The show was appropriately campy. I guess the laughs and silliness was needed for us stupid kids. For example, Skeletor is a treacherous villain but he’s not too scary, or else kids would’ve had nightmares. And no parent wants to put up with that shit. So he was a bad guy but also kinda a dope. But hey, he’s a lovable dope.
That sort of attitude wasn’t expressed on the package art – or the original comics for that matter. Originally the Masters of the Universe was much more mature in tone and a lot darker. Eternia was expressed as someplace bordering on Hell. A place of dark wonder and sensational battles.
However, rather than being in conflict with each other that darker tone happily balances out the show’s campiness. The two work in harmony. A yin-yang coequality that resonates in fans to this very day. Some look back at the camp and are filled with nostalgic glee. Others look at the inspired art and feel a thrill for dark sorcery and battles in Eternia. The toys fit perfectly into both interpretations thus creating a nice harmony for fans. And both are masterpieces when it comes to art.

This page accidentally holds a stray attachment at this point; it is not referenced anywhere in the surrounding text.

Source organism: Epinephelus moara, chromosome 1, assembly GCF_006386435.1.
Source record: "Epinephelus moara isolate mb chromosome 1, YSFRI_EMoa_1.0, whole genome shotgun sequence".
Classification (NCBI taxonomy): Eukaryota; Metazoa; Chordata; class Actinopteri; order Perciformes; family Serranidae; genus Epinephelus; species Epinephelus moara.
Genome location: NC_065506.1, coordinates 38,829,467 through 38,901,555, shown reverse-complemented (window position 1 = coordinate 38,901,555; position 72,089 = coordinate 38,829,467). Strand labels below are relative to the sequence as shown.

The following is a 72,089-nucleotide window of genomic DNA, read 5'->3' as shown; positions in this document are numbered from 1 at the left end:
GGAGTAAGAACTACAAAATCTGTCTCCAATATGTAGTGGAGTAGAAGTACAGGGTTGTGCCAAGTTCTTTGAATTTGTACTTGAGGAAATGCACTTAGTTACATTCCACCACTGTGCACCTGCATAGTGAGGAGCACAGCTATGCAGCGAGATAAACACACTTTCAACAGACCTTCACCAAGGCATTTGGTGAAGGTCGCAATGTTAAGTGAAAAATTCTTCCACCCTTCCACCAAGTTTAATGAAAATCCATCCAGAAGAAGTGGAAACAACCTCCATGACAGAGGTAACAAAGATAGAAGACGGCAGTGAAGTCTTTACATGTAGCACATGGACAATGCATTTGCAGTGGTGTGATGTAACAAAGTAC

He-Man and Masters of the Universe could adorn the walls of any prestigious gallery around the world or be slapped on the cover of heavy metal albums! I mean this was stuff you expected to see on DIO tapes. This was great stuff. It didn’t look sloppy or rushed. There was power displayed in each and every one.
We were too young and innocent to fully grasp what a phenomenon this all was. I know I took it for granted and just came to expect to always have He-Man in my future. And, crazy enough, here I am in my 40’s and I just bought a Viking He-Man and Skeletor, so I guess, in a way, he has been.